But when she treats a cell with mephedrone and then turns the lever to add MDPV [methylenedioxypyrovalerone], something strange and interesting happens. As with cocaine, the line on the computer climbs rapidly upwards, but when she takes it away, the line does not return back to baseline like it did with the cocaine. In fact, as long as the cell stays alive, the line never returns to its original position.
“Forty-five minutes after adding MDPV , it still can't go back to baseline,” Kim says.
What they've found is that there seemed to be a time delay built into the drug, so that mephedrone is acting before MDPV, releasing dopamine from the cell before reuptake is blocked. And once MDPV takes hold, it doesn't seem to let go.
“This is why people who abuse the drug feel the effects the next day,” she says.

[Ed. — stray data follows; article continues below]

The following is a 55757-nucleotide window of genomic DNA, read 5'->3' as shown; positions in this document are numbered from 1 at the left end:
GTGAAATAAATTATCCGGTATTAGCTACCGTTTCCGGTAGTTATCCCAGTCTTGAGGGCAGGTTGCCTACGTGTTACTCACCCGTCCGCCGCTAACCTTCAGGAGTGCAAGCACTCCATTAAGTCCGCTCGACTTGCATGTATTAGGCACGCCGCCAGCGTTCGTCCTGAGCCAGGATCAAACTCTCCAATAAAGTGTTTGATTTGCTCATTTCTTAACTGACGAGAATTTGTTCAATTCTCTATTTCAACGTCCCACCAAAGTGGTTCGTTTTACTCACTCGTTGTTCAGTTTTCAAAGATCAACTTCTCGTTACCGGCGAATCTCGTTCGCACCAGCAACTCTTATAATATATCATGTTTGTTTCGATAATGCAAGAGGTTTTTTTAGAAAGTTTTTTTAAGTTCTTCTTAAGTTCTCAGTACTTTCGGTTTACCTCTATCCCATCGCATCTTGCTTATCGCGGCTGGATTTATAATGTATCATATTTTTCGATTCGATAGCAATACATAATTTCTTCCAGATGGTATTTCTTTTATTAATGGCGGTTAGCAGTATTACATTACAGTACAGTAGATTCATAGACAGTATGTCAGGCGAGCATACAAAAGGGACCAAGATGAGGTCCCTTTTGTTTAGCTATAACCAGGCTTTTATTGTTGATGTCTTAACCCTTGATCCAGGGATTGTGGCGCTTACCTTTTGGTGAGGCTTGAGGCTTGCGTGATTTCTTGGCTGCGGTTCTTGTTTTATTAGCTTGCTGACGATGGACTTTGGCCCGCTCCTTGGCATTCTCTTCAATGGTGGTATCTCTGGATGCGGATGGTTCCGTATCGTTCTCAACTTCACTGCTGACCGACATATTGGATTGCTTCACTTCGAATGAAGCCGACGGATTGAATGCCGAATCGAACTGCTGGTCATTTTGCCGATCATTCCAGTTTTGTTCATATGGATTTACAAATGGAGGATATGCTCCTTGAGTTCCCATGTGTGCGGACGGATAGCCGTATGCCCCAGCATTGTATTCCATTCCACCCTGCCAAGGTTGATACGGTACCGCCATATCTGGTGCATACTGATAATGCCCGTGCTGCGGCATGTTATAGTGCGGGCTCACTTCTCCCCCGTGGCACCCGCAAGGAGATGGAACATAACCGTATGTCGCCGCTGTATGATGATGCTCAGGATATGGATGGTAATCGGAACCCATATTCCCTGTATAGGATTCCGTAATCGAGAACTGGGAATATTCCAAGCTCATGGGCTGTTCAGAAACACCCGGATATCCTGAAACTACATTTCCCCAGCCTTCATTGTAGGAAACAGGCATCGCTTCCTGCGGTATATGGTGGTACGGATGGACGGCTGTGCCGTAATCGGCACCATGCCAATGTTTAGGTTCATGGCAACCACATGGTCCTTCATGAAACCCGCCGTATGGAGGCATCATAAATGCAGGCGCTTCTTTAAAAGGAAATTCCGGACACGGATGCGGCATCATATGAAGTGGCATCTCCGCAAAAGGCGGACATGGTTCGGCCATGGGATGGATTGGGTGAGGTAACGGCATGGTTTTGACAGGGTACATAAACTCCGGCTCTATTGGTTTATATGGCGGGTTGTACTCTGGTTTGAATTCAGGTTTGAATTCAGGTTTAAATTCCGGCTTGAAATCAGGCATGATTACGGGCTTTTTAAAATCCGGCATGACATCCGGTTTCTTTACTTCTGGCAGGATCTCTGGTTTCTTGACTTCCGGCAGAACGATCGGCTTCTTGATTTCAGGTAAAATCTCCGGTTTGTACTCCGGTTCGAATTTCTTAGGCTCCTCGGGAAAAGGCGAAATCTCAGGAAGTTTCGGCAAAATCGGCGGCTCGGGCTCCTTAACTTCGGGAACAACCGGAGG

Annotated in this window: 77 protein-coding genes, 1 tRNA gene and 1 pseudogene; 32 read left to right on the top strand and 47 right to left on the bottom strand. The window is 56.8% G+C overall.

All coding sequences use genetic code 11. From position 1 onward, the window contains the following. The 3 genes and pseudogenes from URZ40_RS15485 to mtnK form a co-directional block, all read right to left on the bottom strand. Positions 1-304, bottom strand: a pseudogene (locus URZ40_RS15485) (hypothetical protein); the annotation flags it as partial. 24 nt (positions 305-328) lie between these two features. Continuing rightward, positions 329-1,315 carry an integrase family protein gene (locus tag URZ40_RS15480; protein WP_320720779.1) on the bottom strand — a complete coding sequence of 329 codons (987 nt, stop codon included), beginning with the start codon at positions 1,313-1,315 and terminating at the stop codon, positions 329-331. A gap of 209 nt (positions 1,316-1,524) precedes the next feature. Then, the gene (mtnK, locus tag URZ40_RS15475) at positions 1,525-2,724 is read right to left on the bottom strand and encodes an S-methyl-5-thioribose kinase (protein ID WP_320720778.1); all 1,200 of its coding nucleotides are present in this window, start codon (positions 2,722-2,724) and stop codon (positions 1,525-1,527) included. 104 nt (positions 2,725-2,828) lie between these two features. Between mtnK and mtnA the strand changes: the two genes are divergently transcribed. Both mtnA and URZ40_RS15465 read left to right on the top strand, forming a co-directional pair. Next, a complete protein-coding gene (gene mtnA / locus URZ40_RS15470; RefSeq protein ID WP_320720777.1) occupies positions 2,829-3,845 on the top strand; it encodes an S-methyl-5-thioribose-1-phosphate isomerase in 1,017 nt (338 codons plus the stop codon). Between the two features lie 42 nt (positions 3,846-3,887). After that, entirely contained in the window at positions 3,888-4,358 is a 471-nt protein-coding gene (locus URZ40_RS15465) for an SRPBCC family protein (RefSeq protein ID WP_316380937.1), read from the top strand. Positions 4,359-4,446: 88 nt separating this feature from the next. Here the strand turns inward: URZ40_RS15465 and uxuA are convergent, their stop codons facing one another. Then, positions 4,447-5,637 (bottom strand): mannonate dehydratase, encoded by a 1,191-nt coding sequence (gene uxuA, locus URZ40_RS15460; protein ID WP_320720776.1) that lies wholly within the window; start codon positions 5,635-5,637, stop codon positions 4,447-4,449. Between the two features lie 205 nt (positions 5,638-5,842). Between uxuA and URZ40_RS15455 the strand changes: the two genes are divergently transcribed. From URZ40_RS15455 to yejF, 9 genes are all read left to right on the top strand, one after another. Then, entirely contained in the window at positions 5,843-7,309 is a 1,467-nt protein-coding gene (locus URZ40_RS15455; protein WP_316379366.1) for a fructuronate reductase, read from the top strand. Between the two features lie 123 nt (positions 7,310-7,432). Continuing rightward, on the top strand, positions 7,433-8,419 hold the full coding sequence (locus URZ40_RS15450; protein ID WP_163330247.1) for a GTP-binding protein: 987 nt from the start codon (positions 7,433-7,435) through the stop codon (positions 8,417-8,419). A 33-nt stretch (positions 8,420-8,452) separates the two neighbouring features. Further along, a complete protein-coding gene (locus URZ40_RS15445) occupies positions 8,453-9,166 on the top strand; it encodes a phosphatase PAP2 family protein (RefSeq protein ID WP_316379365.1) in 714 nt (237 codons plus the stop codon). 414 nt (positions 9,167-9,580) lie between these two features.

Why MDPV causes such a prolonged response is central to this research, and De Felice has a theory. If you look at the chemical structure of MDPV, it has one structural feature that the other molecules don't: a short carbon chain with a methyl group at the end.
“It's got this little arm that sticks out,” he explains. “I think it's kind of like a fish hook. I think it goes in and it doesn't come out. That may be what makes it different than cocaine. It gets stuck in the transporter, and it holds it closed. (emphasis added)
This could explain the strange behavior among abusers of these drugs, De Felice said. In fact, he thinks ingesting bath salts is akin to knocking out the dopamine transporters altogether.
"Eventually the body will replace them, presumably," he said. "But for hours and hours, you've essentially removed the dopamine transporters. So you've really messed up the whole balance of neurotransmitters in the brain."
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